Sara-Grey Charlton - Practice Consultant, Patient and Family-Centred Care
Here at Providence Health Care, we are on a journey towards Patient and Family Centred Care (PFCC) being at the core of all Providence sites and programs. The PFCC model plays a role in the planning, delivery and evaluation of health care services. Together, in mutually beneficial partnerships among health care providers, the people we serve and their families, we continue to provide an exceptional care experience to our patients and their families.
As Practice Consultant, Sara-Grey Charlton has the unique role of championing PHC’s this journey towards.
Sara, you have had a long career with PHC, how did you get to where you are today?
I started at PHC in 2003 as a staff nurse on 10C and the 7th floor at St.Paul’s. I also held a couple of different nurse educator positions and worked as a clinical nurse leader before becoming a practice consultant four years ago.
What’s your role at PHC?
My role at PHC is to lead Patient and family centred care for the organization. I do this by looking at our existing areas where we are strong in PFCC to see if practice can spread from there, looking to other organizations that are already leaders in this work, and looking to our patient and family partners for inspiration. When I am working on a change in practice or a new policy I partner with leaders and staff from across the organization in order to collaborate on that particular issue.
Your role sounds really exciting Sara, what is the best part of your job?
My job is awesome! I love getting to work with leaders and patient partners all over the organization. The work that is happening out there is pretty exciting – and I am inspired regularly by the incredible projects out there that strive to bring the patient and family to the centre of their work.
Are there any mentors that have been particularly important in your career?
Professional practice is a particularly great place to work as there is a diverse group of practice consultants – I feel like I have been the fortunate recipient of mentoring from many of my colleagues.
What impact do you see PHC’s movement towards Patient & Family Centred care having on the patient populations that we service?
My ultimate goal is that patients and their families will feel as though their care experience was excellent from start to finish. I think that PHC’s PFCC movement will ultimately facilitate us to design services that truly meet our populations needs. I know that if we push ourselves to co-design our systems, services, and environments with the people that use them then the amazing work we currently do will only be better for it.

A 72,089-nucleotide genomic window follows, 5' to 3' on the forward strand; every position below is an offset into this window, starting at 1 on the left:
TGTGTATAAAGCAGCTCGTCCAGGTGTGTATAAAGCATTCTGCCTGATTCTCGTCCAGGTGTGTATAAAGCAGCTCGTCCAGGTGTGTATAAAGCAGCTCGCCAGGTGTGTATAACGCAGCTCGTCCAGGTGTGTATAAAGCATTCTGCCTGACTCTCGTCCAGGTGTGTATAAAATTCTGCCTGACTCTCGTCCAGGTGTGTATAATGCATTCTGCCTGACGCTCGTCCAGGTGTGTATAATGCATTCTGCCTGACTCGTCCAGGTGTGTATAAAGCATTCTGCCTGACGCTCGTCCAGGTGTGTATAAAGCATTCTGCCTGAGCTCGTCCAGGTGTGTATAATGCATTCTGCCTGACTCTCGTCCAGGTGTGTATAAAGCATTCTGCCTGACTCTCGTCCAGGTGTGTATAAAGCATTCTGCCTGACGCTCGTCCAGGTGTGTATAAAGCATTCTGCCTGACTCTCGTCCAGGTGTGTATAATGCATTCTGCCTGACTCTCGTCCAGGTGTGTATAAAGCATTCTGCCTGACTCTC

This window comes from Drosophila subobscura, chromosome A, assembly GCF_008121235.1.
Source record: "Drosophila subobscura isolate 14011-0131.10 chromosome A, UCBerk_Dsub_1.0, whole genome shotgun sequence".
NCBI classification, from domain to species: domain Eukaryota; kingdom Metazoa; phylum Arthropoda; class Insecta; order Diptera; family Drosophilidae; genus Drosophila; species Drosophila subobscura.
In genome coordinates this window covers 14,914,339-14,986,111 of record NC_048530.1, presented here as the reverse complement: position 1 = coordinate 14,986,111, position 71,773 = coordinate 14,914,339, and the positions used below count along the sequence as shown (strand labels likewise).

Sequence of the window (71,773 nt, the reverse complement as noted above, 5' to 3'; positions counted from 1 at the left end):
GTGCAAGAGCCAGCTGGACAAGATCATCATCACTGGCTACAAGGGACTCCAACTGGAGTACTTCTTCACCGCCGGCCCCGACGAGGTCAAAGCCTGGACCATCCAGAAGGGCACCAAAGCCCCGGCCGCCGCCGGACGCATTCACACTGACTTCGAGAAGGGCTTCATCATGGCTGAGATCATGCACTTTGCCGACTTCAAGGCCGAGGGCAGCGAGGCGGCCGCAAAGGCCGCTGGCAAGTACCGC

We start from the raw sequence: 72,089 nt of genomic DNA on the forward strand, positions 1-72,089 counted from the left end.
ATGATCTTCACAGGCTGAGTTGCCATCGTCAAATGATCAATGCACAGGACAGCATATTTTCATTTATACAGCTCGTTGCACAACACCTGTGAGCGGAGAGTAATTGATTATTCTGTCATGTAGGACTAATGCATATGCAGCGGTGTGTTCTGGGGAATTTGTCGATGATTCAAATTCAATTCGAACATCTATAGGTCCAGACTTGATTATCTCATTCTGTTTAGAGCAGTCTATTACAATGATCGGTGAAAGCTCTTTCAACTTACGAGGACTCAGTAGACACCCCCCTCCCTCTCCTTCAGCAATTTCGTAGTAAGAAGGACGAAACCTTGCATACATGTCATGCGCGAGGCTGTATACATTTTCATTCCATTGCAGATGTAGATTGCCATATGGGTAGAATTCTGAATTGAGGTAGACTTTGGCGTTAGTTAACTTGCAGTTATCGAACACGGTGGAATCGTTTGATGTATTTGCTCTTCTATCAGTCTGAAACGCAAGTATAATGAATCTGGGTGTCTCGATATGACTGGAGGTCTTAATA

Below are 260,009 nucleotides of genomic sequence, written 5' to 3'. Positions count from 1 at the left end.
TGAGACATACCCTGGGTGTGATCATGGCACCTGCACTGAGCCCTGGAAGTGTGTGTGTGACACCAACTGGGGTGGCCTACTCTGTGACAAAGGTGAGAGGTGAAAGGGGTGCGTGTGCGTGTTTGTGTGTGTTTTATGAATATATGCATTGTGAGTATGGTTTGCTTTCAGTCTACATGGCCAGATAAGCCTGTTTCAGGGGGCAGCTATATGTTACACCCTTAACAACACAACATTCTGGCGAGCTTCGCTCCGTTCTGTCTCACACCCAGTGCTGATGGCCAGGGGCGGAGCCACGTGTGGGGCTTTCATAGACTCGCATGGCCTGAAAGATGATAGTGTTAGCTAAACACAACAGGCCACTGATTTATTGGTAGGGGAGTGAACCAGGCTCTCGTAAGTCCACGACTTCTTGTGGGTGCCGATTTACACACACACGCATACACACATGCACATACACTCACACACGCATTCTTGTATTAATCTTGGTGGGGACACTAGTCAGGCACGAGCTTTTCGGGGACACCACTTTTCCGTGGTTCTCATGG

What is your vision for the future of Patient & Family Centred care within in PHC?
PHC has made huge strides in the last three years with Patient and Family Centred Care. As I look to the future for the strategy for PFCC I want to expand where we are engaging with patient partners and want to see it become integrated as a fundamental part of all of the work that we do.
What challenges do you face currently in moving towards this philosophy of care?
PFCC is not new work and it aligns almost seamlessly with all the health disciplines. One of the biggest challenges is that previously and historically there was not an accepted definition of PFCC. When I talk about it with our staff and leaders many people have a hard time understanding how Patient and Family centred is different from Patient and family focused care. So I think the shift doing things or designing services for people to working with and designing with could be a challenge.
What’s happening this summer in Patient & Family centre care and how are you involved? (Any upcoming conferences or workshops)
I’m very excited about the work we are doing to develop a number of different workshops regarding PFCC. August there are some primer workshops for nurses about PFCC. The deadline for abstracts for IPFCC conference are due July 31st. And in August I will be rolling out a proposal process for teams and leaders across PHC to apply for funding to travel to the fall IPFCC seminar to create an action plan for their area.
Thanks to Sara for sharing her insight and passion for Patient and Family Centred Care. For more information on how this model of care is being implemented, please visit our website.
Chuck, Cheryl's husband